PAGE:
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Lancet. 2002 Jan 12;359(9301):150-7.

Homing of mucosal lymphocytes to the liver in the pathogenesis of hepatic complications of inflammatory bowel disease.

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Liver Research Laboratories, University of Birmingham Institute of Clinical Science, MRC Centre for Immune Regulation, Queen Elizabeth Hospital, Edgbaston, B15 2TT, Birmingham, UK.


Primary sclerosing cholangitis is strongly linked to inflammatory bowel disease, but any model to explain the development of primary sclerosing cholangitis must take into account the fact that it usually runs a course independent from inflammation in the bowel, illustrated by the fact that this disease can develop many years after proctocolectomy. Thus, liver disease can develop in the absence of a diseased colon and cannot be explained solely by release of toxic factors from the inflamed gut. We propose the existence of an enterohepatic circulation of lymphocytes, whereby some mucosal lymphocytes generated in the gut during active inflammatory disease subsequently persist as longlived memory cells capable of recirculation through the liver. Under the right conditions, these dual-homing lymphocytes might become activated in the liver resulting in hepatic inflammation that is independent from inflammation in the gut. Recent reports that some lymphocyte homing-receptors are shared by the liver and gut provide a molecular basis for this hypothesis and explain the distribution of extraintestinal disease in inflammatory bowel disease.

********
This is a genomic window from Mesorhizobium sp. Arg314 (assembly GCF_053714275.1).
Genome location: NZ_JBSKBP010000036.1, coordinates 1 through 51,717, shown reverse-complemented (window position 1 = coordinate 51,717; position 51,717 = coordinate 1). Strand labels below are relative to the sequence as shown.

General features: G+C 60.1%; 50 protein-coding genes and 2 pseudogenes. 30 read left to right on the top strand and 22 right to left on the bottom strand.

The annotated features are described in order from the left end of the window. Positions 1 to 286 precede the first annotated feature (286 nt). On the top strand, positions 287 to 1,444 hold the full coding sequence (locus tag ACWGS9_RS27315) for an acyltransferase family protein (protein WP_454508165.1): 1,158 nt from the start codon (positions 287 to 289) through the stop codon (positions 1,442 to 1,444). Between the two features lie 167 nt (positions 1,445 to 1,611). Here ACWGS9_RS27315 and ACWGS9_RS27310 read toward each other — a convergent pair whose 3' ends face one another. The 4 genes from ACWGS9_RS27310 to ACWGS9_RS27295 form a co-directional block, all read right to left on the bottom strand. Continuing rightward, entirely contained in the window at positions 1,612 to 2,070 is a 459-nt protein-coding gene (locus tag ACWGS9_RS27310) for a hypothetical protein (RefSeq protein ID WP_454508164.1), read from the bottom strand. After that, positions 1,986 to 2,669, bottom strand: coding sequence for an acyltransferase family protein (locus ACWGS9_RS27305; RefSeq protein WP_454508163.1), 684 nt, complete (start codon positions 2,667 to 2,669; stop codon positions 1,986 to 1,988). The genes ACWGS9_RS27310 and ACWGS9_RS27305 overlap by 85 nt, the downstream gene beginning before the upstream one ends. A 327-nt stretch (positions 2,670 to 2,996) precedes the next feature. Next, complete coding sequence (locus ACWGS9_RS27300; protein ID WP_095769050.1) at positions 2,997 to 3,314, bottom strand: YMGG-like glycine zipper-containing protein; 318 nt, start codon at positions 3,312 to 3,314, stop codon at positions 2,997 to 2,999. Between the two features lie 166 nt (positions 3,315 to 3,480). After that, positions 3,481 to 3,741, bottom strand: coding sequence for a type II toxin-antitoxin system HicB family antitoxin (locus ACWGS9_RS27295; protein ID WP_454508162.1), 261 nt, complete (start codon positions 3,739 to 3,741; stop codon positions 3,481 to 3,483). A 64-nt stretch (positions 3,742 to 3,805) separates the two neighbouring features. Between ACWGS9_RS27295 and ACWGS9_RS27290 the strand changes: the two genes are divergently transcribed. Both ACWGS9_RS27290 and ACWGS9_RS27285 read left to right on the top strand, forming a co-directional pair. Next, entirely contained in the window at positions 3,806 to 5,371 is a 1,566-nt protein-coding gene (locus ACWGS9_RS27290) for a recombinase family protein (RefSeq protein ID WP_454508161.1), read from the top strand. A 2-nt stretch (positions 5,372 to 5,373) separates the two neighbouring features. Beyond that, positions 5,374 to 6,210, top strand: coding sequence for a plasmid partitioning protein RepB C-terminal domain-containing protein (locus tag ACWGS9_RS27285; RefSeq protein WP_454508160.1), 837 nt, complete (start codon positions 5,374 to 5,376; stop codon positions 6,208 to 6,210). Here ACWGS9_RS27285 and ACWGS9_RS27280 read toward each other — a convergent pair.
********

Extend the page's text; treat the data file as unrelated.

[Indexed for MEDLINE]

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